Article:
Transparency imperative

On Jan. 17, the Greater Johnstown School District Board of Education approved raises for district administrators. The board knew the amounts of the raises, but taxpayers and the rest of the public had to wait a week to find out.

This is not the way a public school district should operate. Robert Freeman, executive director of the state Committee on Open Government, said the Johnstown school district should have released the information immediately.

The district finally disclosed the details Friday. The raises for eight administrators totaled $17,000.

The district said it was waiting to release the information until the administrators association officially ratified the raises. In a news release, Superintendent Robert DeLilli explained: “Disclosure of terms prior to formal vote by both sides could potentially obstruct the process and even create a (Public Employee Relation Board) violation. Once the terms are approved by both the district and the union, the agreement will be made a public document.”

DeLilli’s statement neglects to mention the school board voluntarily agreed to the secrecy as part of the “ground rules” for negotiating a change to the administrators’ contract. Violating those ground rules could have resulted in a PERB citation, but the district shouldn’t agree to such rules in the first place.

Lack of transparency on school boards is nothing new. Too often, public schools forget they are obligated to follow open-government rules. The public has the right to know what’s going on in their municipalities and school districts, especially when these public bodies spend taxpayers’ money on raises.

It’s unfortunate all public-employee union contract proposals aren’t publicized before they are approved. This would give taxpayers a chance to voice their concerns before public money is spent.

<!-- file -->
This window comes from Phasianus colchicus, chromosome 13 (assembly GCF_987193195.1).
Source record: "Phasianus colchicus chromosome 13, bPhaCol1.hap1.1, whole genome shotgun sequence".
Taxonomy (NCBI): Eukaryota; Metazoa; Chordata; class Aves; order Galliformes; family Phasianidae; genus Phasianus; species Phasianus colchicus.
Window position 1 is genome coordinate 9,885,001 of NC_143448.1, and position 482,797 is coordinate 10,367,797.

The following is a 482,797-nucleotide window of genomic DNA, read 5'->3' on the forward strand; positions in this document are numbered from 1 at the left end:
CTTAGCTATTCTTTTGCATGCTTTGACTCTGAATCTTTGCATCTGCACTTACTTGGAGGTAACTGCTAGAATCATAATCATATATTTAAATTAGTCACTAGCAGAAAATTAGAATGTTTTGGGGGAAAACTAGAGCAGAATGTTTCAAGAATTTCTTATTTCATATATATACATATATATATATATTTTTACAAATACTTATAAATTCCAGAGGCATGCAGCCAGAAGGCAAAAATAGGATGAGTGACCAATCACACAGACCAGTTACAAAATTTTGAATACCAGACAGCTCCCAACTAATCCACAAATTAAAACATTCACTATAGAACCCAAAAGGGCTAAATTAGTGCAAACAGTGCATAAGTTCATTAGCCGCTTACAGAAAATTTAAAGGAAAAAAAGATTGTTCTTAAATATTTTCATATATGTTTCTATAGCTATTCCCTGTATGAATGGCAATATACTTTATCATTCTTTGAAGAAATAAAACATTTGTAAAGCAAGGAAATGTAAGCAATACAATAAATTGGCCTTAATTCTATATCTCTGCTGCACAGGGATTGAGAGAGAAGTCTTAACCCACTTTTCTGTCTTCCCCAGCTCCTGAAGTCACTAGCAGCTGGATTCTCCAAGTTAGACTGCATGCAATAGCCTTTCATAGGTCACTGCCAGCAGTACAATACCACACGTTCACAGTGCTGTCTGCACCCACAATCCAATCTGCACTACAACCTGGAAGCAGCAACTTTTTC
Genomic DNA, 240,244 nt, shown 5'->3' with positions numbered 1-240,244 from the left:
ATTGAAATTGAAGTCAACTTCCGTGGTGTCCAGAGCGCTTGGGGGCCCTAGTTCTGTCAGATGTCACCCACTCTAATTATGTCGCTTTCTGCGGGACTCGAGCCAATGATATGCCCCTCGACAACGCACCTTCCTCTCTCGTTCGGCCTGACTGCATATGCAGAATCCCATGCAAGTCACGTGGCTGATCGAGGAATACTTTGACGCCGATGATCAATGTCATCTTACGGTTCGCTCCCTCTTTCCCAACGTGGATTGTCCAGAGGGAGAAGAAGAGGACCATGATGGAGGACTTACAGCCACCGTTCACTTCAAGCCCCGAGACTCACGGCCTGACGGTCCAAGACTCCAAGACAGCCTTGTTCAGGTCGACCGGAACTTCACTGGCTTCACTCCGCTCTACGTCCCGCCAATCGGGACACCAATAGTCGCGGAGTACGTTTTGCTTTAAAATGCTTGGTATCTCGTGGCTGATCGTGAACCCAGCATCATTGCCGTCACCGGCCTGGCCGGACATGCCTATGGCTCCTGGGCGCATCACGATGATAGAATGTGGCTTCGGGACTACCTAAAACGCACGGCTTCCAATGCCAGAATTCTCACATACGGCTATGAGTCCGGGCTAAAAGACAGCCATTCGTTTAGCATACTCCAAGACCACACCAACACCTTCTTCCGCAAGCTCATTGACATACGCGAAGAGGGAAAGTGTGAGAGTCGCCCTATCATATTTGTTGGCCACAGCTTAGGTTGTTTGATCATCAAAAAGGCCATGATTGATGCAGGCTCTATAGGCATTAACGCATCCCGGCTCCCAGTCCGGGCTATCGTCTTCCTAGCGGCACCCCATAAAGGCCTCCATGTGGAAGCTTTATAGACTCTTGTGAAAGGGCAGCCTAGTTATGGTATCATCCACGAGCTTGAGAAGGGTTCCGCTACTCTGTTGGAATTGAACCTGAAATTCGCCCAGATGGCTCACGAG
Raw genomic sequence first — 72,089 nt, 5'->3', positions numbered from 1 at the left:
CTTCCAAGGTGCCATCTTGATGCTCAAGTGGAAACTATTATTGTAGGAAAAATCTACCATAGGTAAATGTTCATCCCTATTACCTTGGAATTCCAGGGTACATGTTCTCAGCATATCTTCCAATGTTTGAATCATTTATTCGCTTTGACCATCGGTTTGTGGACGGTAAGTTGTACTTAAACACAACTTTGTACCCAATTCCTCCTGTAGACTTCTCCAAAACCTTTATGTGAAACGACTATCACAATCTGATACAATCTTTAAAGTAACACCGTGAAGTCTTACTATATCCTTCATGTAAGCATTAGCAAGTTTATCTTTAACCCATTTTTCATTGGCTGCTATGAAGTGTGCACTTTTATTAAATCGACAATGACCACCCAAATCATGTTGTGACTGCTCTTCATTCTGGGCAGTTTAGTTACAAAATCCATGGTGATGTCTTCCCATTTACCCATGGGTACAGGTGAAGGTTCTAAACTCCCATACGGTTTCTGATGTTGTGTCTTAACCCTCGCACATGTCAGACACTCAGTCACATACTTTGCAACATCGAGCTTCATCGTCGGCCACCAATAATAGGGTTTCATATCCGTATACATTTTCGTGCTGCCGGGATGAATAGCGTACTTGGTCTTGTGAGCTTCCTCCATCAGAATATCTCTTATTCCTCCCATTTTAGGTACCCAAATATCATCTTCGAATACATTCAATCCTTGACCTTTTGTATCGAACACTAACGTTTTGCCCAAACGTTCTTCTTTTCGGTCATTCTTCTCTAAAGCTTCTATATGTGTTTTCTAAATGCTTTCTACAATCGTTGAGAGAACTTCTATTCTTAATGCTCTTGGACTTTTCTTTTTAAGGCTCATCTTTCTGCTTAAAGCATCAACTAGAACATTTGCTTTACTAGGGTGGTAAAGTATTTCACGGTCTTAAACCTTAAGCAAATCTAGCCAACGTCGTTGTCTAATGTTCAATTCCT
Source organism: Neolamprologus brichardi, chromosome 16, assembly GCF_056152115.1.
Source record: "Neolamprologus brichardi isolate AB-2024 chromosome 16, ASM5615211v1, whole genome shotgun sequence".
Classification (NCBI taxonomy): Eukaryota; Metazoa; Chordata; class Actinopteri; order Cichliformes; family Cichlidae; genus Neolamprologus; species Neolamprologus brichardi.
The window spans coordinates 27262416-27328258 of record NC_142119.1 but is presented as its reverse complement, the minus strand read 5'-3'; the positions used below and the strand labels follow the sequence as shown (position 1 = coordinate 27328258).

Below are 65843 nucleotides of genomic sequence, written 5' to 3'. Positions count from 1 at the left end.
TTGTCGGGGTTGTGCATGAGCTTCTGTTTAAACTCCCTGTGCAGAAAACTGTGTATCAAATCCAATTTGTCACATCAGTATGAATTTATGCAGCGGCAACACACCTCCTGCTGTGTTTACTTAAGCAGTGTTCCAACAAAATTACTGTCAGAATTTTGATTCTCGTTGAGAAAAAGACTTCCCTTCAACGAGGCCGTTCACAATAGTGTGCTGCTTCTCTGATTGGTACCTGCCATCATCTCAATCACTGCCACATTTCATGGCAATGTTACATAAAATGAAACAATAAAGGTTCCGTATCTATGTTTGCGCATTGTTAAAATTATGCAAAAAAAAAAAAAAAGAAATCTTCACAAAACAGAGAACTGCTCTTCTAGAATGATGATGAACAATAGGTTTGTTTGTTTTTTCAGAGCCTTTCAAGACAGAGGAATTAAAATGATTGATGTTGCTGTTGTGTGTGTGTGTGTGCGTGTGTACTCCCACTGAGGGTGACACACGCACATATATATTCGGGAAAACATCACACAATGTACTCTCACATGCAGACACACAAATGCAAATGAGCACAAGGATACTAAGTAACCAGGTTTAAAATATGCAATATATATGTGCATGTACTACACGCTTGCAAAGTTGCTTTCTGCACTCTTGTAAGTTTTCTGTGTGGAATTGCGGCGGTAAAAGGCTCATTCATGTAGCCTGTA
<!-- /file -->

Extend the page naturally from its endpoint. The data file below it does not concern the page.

As for the raises, Johnstown school board President Paul Vandenburgh called them a “token of our appreciation.” The administrators may be working hard since the onset of the new teacher evaluation system, but we wonder whether the taxpayers are as sympathetic as the school board. Many workers in the private sector, particularly since the layoffs resulting from the recession that began in 2007, have seen their workloads increase, but they have received little, if any, extra compensation.

The salaries of Johnstown’s administrators range from $71,700 to $98,400, which may seem low compared to some of the school administrators in other parts of the Capital Region, but they’re more than fair when you consider the low cost of living in Johnstown and Fulton County and the income levels of local taxpayers.

According to the U.S. Census Bureau, the median household income in the city of Johnstown in 2012 was $40,661, the per-capita income of people living in the city was $23,986 and the median cost of an owner-occupied house was $102,300, less than half the state median home cost of $295,300. The state’s median household income level is $57,683, significantly less than the salary of every administrator who works for Johnstown.

This newspaper always will press for the release of public employees’ salaries, as we did for the latest raises in the Johnstown school district.